MIC 102 Syllabus

MIC 102 Syllabus - Microbiology 102—Introductory...

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Unformatted text preview: Microbiology 102—Introductory Microbiology Fall 2009 MW 2:10 to 4:00, Storer 1322 Office hours M 4:00 to 5:00, Th 12:00 to 2:00, SLB 2064 Instructor: Alex Appleman Email address: applemanmic102@gmail.com. PLEASE don’t use the ucdavis.edu one. Class overview: This is a survey of the world of single-celled organisms. Most of life’s history is single-celled; most living things are microbes, and the world we inhabit was built and is maintained by microbes. All of the Bacteria and Archaea and most of the Eukarya are microbes, and they represent almost all of life’s biochemical diversity. We will study the structure of these cells, how they get energy and grow, how they store, express, and transfer information, how they evolve, and the interactions between them and the rest of the world, including us. Preparation. Introductory biology is a prerequisite for this course. It is expected that you know the basics of bioenergetics and gene expression. Review material will be posted on the class website, and it will be clear what information you are expected to know in class. If you feel at all shaky about this, review this material immediately. Readings. We will be using as our textbook Microbiology: an Evolving Science by Sonczewski and Foster. Provisional reading assignments are in the syllabus; they are subject to change. I will also be providing papers from the current scientific literature, along with glosses to clarify and provide context for the findings. It is useful to become comfortable with scientific writing, and these papers provide the most recent information on our subject matter. These papers will be posted on the class website, accessed Via my.ucdavis. This textbook will be used in upper-level microbiology classes, and provides more in- depth material than will be used in class. This is useful in that it can provide a richer understanding of some topics, but may present a dizzying wall of facts. You can use the lecture to serve as an outline of what is significant in the textbook. I recommend going over the text in advance of the lecture, then going over your lecture notes before filling in detail with a thorough reading of the text. Also, review questions will help you to figure out how much of the textbook’s detail is necessary for this class. There will be material covered in class that is NOT in the reading. Conversely, there will be material covered in the textbook that is NOT covered in class. Office Hours. I will be available for office hours on Thursdays from noon to 2:00 in room 2064 SLB, or by appointment. I also like chatting after class. I strongly encourage you to make use of office hours. Questions during or after class are encouraged, and I try to answer emails within 24 hours. Talk to me! Grades. Grading will be based on two in-class midterms, each worth 30% of your grade, and a final worth 40% of your grade. The final will cover material from the entire class. A cumulative score of 90% or better guarantees an A; 80% or better a B, and so on. Points from participation in class “quizlets” will be added to your score as bonus points. I will be providing questions for review every week, as well as old tests, for review. Microbiolo 102—Introducto Microbiolo Fall 2008 Session Da Date Readin 1 M Sept 28 Defining microbiology; the Bacteria Skim Chapter 1 (mainly for and Archaea; Life for small cells. flavor); Chapter 3; 723-724. 2 W Sept 30 Bacterial Structure; microscopy and Chapter 2; Chapter 3 other techniques 3 M Oct 5 Bacterial structure; growth of cells; Chapter 4, Chapter 5 laboratory culturing 4 W Oct 7 An overview of energetics; Redox p. 507-509, especially table 14.1. reactions; fermentation Chapter 13.1-5. Chapter 16.2-4 Final FRI Dec 11 8:00 AM. That’s “AM”, in the mornin! 6 W Oct 14 Metabolic diversity 135-7 7 M Oct 19 Phototrophy 14.6; 18.2-3; 19.5 8 W Oct 21 Midterm 1 15.1-3; 15.4 if interested Using energy: fixing carbon; 5 nthesis 9 M Oct 26 fixing nitrogen; nutrient and element 15.5; 22—1,2,4,5 cycles 10 W Oct 28 The Central Dogma” in Bacteria 8.1-6; 19.1 and Archaea 1 1 M Nov 2 Regulation of gene expression: 10.1-8 mechanisms 12 W Nov 4 Molecular genetic systems: Viruses Chapter 6, Chapter 7.4; 11.1-2. 13 M Nov 9 Genetic anal sis of rok otes W Nov 11 Veterans’ Day Holiday. No Class. — 14 M Nov 16 Genomes, genomics, and evolution Chapter 7; 9.7; 173-5 15 W Nov 18 Midterm 2 18.1, 19.1 Diversity and systematics 16 M Bacterial Ecology Chapter 21.1-4 25 ' 1-7 19 W Eukaryotic microbiology 20.1, TBA ...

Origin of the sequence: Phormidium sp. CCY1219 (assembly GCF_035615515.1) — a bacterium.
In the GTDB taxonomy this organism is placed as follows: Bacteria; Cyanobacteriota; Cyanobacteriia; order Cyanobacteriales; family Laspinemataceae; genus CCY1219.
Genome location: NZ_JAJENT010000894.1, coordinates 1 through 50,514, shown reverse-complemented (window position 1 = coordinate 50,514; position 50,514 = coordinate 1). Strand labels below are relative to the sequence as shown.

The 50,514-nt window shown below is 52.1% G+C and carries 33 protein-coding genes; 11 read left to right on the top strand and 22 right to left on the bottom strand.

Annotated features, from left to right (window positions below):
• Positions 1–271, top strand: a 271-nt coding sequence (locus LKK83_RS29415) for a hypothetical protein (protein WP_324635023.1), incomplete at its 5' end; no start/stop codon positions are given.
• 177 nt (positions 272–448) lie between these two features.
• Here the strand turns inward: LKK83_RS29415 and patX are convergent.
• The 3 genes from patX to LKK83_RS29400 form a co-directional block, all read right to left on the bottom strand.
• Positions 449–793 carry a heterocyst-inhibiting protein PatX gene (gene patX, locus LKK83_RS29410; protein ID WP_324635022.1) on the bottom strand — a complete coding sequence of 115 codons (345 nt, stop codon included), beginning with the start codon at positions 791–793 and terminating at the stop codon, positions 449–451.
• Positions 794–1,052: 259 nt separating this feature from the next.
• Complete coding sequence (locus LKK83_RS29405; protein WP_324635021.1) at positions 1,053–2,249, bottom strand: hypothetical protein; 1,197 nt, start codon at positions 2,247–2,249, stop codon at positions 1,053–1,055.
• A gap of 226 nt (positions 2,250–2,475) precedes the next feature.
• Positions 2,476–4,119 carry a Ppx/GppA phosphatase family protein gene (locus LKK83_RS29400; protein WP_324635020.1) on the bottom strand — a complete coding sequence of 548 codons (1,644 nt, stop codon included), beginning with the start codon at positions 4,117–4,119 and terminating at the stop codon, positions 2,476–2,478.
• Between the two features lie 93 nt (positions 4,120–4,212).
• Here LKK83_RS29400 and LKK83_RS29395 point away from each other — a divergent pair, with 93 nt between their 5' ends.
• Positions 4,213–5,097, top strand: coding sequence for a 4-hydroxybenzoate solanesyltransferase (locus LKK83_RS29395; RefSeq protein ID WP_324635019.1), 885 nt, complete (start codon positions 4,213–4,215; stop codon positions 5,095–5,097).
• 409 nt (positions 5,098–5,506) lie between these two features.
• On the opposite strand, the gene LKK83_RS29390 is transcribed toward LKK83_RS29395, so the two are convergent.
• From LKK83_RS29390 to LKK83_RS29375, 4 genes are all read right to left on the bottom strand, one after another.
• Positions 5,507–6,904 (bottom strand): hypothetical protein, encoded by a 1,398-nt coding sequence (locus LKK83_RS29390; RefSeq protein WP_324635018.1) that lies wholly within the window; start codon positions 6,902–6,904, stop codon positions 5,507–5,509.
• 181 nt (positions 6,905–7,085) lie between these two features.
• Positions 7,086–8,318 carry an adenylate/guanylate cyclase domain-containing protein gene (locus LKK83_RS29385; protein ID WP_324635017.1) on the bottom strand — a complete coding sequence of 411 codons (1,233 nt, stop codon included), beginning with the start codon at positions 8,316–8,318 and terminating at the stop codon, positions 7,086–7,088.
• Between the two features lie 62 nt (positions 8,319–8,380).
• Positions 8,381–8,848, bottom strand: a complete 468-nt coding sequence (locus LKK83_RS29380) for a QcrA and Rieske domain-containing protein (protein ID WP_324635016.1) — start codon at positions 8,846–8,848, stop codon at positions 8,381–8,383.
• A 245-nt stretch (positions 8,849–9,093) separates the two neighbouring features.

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MIC 102 Syllabus - Microbiology 102—Introductory...

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